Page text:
Type 2 diabetes is a common condition. A 2018 report from the Centers for Disease Control and Prevention (CDC) found that 30.3 million adults in the United States have diabetes. The report also estimated that another 84.1 million U.S. adults have prediabetes. Prediabetes patient has higher-than-normal blood sugar levels, but doctors do not consider them to have diabetes yet. According to the CDC, prediabetes patient often develop type 2 diabetes within 6 years if they do not get action. The onset of type 2 diabetes can be gradual, and symptoms can be mild during the start stages. As a result, most people may not realize that they have this condition.
Early Signs & Symptoms Of Type 2 Diabetes
In this article, we look at the early signs and symptoms of type 2 diabetes and the significance of early diagnosis. We also discuss the risk factors for developing this situation. The early signs and symptoms of type 2 diabetes can contain:
1. Frequent Urination
When blood sugar levels are elevated, the kidneys try to remove the surplus sugar by filtering it out of the blood. This can lead to a person needing to urinate more usually, mostly at night.
2. Increased Thirst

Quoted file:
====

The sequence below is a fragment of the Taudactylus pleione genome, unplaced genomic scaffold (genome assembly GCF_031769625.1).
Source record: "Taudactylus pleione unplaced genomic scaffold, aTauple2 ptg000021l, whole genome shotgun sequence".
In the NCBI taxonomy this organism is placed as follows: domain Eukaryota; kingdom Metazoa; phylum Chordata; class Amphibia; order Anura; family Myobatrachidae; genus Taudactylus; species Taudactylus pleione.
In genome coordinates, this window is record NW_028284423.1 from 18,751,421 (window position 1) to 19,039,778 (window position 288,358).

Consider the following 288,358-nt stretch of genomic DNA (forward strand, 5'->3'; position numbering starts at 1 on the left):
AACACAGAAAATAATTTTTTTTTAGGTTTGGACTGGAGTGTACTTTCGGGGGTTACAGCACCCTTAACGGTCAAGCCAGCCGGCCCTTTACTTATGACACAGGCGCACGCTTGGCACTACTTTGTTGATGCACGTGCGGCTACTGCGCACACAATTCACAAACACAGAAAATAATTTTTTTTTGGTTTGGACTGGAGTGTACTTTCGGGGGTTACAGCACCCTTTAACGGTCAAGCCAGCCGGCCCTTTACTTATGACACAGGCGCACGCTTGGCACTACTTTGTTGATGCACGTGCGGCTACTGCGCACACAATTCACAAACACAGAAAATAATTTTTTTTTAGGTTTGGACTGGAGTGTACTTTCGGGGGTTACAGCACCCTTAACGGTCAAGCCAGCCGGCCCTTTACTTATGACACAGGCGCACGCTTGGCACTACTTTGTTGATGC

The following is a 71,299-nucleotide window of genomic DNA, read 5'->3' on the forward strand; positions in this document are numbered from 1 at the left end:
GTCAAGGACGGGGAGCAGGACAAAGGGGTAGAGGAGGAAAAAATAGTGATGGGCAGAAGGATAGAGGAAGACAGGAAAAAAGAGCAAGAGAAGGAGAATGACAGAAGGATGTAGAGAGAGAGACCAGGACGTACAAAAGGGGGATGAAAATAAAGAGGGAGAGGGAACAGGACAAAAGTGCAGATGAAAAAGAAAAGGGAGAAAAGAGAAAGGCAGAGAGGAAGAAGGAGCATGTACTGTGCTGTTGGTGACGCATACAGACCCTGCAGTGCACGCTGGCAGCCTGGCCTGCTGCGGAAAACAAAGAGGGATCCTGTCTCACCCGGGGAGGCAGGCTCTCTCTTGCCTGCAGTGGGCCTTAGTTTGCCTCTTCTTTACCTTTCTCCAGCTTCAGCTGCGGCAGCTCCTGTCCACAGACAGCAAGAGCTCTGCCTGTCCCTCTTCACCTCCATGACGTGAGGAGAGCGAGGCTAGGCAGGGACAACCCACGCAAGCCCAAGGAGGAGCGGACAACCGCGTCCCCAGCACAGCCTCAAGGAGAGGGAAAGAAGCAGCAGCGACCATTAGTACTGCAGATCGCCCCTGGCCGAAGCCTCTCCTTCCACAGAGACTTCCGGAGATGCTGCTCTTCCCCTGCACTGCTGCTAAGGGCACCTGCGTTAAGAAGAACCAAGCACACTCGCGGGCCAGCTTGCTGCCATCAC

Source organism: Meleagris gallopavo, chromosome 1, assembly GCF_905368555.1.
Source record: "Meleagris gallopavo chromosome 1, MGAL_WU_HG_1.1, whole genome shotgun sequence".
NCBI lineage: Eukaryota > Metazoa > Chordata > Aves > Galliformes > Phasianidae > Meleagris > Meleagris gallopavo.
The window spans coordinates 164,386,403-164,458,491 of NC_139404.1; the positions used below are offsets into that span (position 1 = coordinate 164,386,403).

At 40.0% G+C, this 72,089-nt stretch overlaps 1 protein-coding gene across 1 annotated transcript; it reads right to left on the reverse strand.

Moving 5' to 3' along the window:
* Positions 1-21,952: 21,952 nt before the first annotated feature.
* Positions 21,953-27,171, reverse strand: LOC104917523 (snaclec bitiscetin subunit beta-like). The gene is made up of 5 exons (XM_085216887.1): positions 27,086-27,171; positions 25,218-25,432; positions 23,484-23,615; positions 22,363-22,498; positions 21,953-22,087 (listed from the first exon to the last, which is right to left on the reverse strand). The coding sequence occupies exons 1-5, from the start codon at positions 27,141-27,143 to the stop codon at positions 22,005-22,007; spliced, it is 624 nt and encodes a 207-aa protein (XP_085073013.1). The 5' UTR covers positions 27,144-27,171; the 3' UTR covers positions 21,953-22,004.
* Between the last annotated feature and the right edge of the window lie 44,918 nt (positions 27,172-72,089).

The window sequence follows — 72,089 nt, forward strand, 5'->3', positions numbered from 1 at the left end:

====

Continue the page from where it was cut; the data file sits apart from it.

The everyday urination that is necessary to remove excess sugar from the blood can effect in the body losing additional water. Over time, this can cause lack of fluids and lead to a person feeling more dehydrated than common.
3. Always Feeling Hungry
Diabetic people often do not get enough energy from the food they eat. The digestive system breaks food down into a smaller sugar called glucose, which the body uses as fuel. In diabetic people, not enough of this glucose moves from the bloodstream into the body’s cells. As a result, type 2 diabetic people often feel constantly hungry, regardless of how recently they have eaten.
4. Feeling Very Tired
Type 2 diabetes can effect on a person’s energy levels and cause them to feel tired or fatigued. This tiredness occurs as a result of inadequate sugar moving from the bloodstream into the body’s cells.
5. Blurry Vision
A surplus of sugar in the blood can harm the tiny blood vessels in the eyes, which can cause blurry vision. This unclear vision can occur in one or both of the eyes and may come and go. If a diabetic people go without treatment, the damage to these blood vessels can become more severe, and lasting vision loss may eventually occur.
6. Slow Healing Of Cuts And Wounds
Increase levels of sugar in the blood can harm the body’s nerves and blood vessels, which can impair blood movement. As a result, even small cuts and wounds may take weeks or months to repair. Slow injure healing also increases the risk of infection.